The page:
updated 21 Jan 2011, 14:42
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Mon, Jan 17, 2011
The New Paper
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To be or not to be a Chinese mother

I'VE RECENTLY been toying with the idea of being a Chinese mother. Well, minus the cross-dressing.

You can thank Prof Amy Chua for my sudden obsession with trying to become one.

The law professor from Yale set off a heated debate between Western and Eastern parents after an excerpt from her book Battle Hymn of The Tiger Mother was carried in the Wall Street Journal entitled Why Chinese Mothers are Superior.

Her reason? Western mothers tend to be soft when it comes to child raising. They shelter the child, worry about his self-esteem and don't want to stress him out. Chinese mothers, on the hand, don't play around. They are draconian about rules, work ethics and getting As and gold trophies.

Come back with anything less, and they will call you "worthless" and "stupid" in your face until you get it right.

Chinese mothers operate on this simple rule - if you don't get perfect grades, you're not trying hard enough.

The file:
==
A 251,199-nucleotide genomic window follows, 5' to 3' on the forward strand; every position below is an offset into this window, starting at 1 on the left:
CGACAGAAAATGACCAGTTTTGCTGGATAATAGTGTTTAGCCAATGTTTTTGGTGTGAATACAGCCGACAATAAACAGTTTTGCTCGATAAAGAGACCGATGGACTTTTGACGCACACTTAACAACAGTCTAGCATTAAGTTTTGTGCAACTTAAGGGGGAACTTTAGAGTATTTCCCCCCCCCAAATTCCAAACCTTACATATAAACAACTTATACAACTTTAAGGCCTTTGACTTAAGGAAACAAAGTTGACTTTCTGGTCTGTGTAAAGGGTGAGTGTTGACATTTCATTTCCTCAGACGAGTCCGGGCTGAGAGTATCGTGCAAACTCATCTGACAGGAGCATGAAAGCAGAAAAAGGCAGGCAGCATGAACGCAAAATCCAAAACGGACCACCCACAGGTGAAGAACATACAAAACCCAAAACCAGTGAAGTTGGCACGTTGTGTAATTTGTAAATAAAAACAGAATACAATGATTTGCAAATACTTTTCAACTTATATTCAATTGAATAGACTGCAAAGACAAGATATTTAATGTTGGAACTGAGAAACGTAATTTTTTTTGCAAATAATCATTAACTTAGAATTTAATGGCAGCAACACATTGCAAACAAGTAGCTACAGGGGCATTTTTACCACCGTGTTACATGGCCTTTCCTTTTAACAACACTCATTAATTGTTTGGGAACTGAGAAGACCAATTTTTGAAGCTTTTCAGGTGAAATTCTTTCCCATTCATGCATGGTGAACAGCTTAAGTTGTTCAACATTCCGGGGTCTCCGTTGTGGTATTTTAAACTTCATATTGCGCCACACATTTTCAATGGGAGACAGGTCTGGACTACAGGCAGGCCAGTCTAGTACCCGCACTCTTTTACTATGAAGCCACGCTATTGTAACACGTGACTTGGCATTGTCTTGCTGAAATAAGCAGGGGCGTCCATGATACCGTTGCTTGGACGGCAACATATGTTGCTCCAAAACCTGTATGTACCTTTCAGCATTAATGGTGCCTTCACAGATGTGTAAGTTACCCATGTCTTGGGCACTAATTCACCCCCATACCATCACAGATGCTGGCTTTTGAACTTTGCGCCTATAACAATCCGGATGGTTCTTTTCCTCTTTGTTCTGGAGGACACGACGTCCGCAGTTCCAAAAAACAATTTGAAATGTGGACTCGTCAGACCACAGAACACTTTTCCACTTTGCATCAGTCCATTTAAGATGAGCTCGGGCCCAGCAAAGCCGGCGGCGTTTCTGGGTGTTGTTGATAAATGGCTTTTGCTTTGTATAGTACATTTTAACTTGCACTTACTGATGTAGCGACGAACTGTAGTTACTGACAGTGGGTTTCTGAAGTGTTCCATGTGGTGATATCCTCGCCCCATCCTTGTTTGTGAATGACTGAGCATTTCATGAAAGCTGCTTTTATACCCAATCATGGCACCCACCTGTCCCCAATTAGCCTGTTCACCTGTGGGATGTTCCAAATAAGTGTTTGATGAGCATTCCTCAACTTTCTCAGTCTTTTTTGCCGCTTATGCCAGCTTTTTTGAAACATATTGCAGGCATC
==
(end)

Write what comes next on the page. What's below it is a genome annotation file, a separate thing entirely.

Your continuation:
And that's why children of Chinese mothers in the US tend to stereotypically be straight-A students, math wizards and/or music prodigies.

In the excerpt, Prof Chua describes how, when her daughter, who was 7 at the time, wanted to give up practising a particularly tricky piano piece, she threatened the following: That she would donate her daughter's doll house to the Salvation Army piece by piece

  • To withhold lunch and dinner
  • That there will be no Christmas presents and no birthday parties for up to four years.
  • She also yelled at her daughter till she was hoarse, calling her lazy, cowardly, self-indulgent and pathetic.
  • She sat her down, practised through dinner with no water or toilet breaks.

In short, she made the guards at Guantanamo Bay look like chambermaids at a bed and breakfast.

But it worked.

Her two daughters are both accomplished musicians.

Would this work in the Singapore context? It probably already has in some households.

But then again, similar results can be achieved without the mental waterboarding of a child. My parents, neither of whom are graduates, never put a gun to my head to make sure I studied, or hired an army of tutors to watch me like a hawk.

When I was failing Chinese, they asked if I wanted tuition. When I said no, they let me be.

Do my best

All they demanded from me was that I tried my best.

And my best earned me a scholarship when I went to university.

So I guess softer parenting methods can, and do work.

Now, I'm having second thoughts about turning myself into a superior Chinese mother - or is it Chinese Mother Superior?

And it would be really hard for me to do it anyway.

First, I would need to be a woman.

And then there's the Chinese part. I failed, remember?


This article was first published in The New Paper.

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